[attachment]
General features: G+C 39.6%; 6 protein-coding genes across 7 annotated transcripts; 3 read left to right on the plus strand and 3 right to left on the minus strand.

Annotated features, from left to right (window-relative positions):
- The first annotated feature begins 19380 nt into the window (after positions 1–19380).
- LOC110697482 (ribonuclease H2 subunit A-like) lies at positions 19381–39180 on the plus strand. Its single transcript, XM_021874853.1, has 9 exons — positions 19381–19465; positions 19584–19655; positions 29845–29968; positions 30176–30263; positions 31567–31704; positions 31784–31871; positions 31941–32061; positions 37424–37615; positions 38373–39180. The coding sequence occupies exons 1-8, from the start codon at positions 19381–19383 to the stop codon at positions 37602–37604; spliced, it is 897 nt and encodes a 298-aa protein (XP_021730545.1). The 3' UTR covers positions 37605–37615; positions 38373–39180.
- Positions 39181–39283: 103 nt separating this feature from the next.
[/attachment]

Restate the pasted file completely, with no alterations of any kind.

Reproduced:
General features: G+C 39.6%; 6 protein-coding genes across 7 annotated transcripts; 3 read left to right on the plus strand and 3 right to left on the minus strand.

Annotated features, from left to right (window-relative positions):
- The first annotated feature begins 19380 nt into the window (after positions 1–19380).
- LOC110697482 (ribonuclease H2 subunit A-like) lies at positions 19381–39180 on the plus strand. Its single transcript, XM_021874853.1, has 9 exons — positions 19381–19465; positions 19584–19655; positions 29845–29968; positions 30176–30263; positions 31567–31704; positions 31784–31871; positions 31941–32061; positions 37424–37615; positions 38373–39180. The coding sequence occupies exons 1-8, from the start codon at positions 19381–19383 to the stop codon at positions 37602–37604; spliced, it is 897 nt and encodes a 298-aa protein (XP_021730545.1). The 3' UTR covers positions 37605–37615; positions 38373–39180.
- Positions 39181–39283: 103 nt separating this feature from the next.